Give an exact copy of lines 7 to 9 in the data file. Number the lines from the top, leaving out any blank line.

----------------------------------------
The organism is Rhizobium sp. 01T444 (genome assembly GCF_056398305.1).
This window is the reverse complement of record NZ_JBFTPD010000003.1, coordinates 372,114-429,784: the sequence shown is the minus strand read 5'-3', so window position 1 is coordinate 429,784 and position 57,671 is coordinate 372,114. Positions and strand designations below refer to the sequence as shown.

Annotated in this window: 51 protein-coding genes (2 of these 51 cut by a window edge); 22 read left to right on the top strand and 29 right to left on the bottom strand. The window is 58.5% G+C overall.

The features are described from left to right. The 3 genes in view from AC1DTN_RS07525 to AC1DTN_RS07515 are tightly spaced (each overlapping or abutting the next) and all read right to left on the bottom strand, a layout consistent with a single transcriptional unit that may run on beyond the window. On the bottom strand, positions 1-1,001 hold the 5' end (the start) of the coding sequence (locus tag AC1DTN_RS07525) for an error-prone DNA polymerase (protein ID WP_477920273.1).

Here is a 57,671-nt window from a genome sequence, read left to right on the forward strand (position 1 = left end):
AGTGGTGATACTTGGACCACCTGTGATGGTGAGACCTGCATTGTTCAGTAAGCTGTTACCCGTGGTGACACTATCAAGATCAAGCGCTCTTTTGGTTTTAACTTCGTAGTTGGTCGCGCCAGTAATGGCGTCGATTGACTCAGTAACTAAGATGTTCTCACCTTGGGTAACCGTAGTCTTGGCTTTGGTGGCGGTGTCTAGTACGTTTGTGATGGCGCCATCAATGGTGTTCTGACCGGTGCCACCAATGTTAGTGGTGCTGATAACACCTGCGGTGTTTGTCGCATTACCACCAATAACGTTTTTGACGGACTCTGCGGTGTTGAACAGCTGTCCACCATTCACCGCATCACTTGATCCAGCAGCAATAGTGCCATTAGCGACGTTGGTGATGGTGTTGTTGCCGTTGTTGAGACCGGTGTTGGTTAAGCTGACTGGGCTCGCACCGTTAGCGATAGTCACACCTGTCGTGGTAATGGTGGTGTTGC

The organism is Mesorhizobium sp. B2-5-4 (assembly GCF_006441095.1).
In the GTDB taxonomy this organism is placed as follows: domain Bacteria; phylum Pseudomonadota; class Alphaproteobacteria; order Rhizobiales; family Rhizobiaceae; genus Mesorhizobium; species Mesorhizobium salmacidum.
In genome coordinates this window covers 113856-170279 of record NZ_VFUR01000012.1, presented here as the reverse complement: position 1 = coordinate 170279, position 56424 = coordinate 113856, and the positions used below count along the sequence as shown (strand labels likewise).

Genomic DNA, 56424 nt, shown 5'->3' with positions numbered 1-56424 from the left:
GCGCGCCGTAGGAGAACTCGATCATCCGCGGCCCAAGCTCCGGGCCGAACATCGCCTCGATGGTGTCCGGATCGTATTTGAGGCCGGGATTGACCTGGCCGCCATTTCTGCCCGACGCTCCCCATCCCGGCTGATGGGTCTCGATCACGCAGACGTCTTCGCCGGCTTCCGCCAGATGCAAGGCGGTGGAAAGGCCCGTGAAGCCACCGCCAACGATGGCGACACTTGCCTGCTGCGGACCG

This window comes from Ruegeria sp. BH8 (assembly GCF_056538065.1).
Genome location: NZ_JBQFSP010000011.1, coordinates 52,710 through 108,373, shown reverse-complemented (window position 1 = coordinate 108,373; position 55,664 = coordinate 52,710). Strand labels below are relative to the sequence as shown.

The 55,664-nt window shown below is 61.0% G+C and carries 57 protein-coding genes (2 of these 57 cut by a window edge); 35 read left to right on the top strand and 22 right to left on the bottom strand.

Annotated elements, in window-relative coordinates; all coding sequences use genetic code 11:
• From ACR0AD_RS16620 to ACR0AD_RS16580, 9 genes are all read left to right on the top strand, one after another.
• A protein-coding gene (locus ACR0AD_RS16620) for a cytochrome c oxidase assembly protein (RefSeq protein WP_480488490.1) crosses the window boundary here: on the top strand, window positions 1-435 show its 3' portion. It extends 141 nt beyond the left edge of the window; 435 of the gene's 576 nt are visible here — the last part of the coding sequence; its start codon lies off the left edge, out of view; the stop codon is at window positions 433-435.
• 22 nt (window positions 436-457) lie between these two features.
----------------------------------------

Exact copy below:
The organism is Mesorhizobium sp. B2-5-4 (assembly GCF_006441095.1).
In the GTDB taxonomy this organism is placed as follows: domain Bacteria; phylum Pseudomonadota; class Alphaproteobacteria; order Rhizobiales; family Rhizobiaceae; genus Mesorhizobium; species Mesorhizobium salmacidum.
In genome coordinates this window covers 113856-170279 of record NZ_VFUR01000012.1, presented here as the reverse complement: position 1 = coordinate 170279, position 56424 = coordinate 113856, and the positions used below count along the sequence as shown (strand labels likewise).